Linedata (NYSE Euronext: LIN), the global solutions provider dedicated to the investment management and credit industries, releases results of its seventh annual survey of the global asset management industry.
Few industries are so inextricably tied to wider social and geopolitical trends as asset management, and turbulence across Europe and North America were at the forefront of respondents minds during the 2017 Linedata Global Asset Management & Administration Survey.
When asked to forecast the most disruptive trends in asset management a year ago, asset managers highlighted industry-specific concerns: robo-advice (23.5%), movement into alternatives (24.1%) and cybercrime (33.5%). This year, those concerns remain but have been comprehensively relegated to second-tier issues (11.6%, 7.4% and 17.9%, respectively). The reason? Nearly a quarter (24.2%) of respondents highlighted political and policy change as the primary disruptive force in asset management: a concern that did not even rank in last year’s survey. The Brexit vote, the election of Donald Trump and the possibility of a swing towards right wing populism in a host of European nations has become the year’s defining trend in the eyes of asset managers across all geographies.
While new concerns have become more prominent, the question of regulation continues to represent a major challenge for asset managers, although there were significant regional splits in the extent to which respondents prioritised this issue. Half (50%) of all respondents categorised ‘adapting to regulation’ as the number one concern today, with 53% also seeing it as the biggest issue over the next three years. This means that regulation has been the primary concern in six of the seven years Linedata has administered this research. North American asset managers, however, are relatively less concerned with regulation with only 40% highlighting it as the main disruptor. This contrasts with French managers, 75% of whom categorised regulation as their main concern. 54% of Asian managers, however, view ‘attracting new client assets’ as the top challenge.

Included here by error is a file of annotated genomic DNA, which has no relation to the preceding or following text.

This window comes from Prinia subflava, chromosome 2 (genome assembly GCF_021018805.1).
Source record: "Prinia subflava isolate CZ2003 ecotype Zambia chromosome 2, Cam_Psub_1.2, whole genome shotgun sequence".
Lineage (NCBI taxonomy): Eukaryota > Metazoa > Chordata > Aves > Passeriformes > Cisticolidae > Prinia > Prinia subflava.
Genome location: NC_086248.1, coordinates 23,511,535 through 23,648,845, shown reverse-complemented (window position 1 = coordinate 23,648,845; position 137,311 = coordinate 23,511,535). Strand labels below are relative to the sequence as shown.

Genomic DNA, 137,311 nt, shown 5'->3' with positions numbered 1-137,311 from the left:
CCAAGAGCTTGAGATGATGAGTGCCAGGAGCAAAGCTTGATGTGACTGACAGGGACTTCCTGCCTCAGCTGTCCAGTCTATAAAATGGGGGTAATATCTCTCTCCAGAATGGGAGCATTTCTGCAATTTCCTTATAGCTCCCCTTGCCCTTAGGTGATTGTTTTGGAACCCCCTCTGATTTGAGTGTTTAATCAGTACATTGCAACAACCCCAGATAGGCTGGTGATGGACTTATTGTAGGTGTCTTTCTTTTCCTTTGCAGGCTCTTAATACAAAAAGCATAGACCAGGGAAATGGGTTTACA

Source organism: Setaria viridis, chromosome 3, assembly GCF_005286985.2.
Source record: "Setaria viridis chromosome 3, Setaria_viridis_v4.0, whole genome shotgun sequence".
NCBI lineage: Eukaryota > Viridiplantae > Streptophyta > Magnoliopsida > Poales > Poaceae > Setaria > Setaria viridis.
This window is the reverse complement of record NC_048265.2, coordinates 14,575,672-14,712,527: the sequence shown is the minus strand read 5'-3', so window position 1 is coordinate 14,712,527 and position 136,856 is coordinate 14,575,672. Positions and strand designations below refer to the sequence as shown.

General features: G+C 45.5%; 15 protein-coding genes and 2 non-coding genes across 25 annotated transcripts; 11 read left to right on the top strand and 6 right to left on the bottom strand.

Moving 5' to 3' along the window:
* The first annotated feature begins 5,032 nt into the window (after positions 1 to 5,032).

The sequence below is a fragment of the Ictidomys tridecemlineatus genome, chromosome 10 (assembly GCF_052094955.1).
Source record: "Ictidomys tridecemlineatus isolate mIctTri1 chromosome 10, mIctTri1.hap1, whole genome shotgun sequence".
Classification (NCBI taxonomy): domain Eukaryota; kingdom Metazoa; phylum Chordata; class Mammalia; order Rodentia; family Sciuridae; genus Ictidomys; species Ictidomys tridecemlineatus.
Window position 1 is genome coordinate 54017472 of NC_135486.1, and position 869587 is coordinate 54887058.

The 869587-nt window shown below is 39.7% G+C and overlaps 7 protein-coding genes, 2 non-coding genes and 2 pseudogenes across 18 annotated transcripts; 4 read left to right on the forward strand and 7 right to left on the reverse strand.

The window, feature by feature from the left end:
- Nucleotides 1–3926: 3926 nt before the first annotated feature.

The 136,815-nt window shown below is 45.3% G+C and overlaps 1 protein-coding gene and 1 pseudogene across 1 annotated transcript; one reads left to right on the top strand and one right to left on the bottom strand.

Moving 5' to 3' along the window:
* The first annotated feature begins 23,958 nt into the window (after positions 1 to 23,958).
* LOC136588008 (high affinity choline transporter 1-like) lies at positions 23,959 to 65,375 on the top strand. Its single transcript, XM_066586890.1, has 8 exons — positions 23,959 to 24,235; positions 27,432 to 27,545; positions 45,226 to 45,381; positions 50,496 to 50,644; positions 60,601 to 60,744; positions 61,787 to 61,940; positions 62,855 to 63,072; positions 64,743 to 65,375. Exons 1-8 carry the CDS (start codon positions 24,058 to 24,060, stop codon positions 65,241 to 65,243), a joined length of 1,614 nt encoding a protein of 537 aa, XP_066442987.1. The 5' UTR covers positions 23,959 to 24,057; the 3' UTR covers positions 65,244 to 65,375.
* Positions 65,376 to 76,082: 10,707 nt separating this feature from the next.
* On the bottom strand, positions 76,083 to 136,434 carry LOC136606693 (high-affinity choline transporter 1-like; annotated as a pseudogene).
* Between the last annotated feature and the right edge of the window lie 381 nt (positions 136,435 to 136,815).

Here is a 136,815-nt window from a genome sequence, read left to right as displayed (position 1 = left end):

With the implementation deadline just nine months away, MiFID II continued to grab a greater share of attention this year, just as it has done since 2013. Nearly half (47.4%) of respondents reported that MiFID II was the most important regulation over the next 3 years, up from 39.6% last year and 21.3% in 2014. Simultaneously, Dodd-Frank has come back into the public eye following the electoral promises of President Trump. While the far-reaching US regulation dropped from 45.1% to 29.5% between over the last 2 surveys, 2017 showed a small uptick in responses, with 33% of those surveyed classifying it as the most important regulation over the next three years.
Against this backdrop, asset managers have also seen a convergence between an increasing regulatory burden, challenging investment conditions as investors continue to flock to low fee passive investments (34.3% highlighted ‘investment performance’ as a major concern) and ongoing operational pressures (‘cost cutting’ was raised by 42.2% of respondents). This led to 2017 being the year that asset managers re-evaluated their position in the market and resolved to carve a more distinctive niche against the competition. A fifth (20.4%) of respondents sought to distinguish themselves with unique products or strategies. This superseded other factors including client service (17.3%), investment performance and reputation (both 14.3%).
Michael de Verteuil, Business Development Director at Linedata, said: “The past year has brought a number of unexpected socio-economic and political shifts, and asset managers recognise that these events will continue to affect their business for years to come. Uncertainty is the ‘new normal’, and respondents to the 2017 Linedata Global Asset Management & Administration Survey have appreciated this at an early stage.”
“The 2017 Survey results describe a sector fully aware of the manifold challenges which face it. Alongside the everpresent impact of regulation, there is a growing emphasis on maintaining operational and technical agility in what may be uncertain times”, added Michael de Verteuil.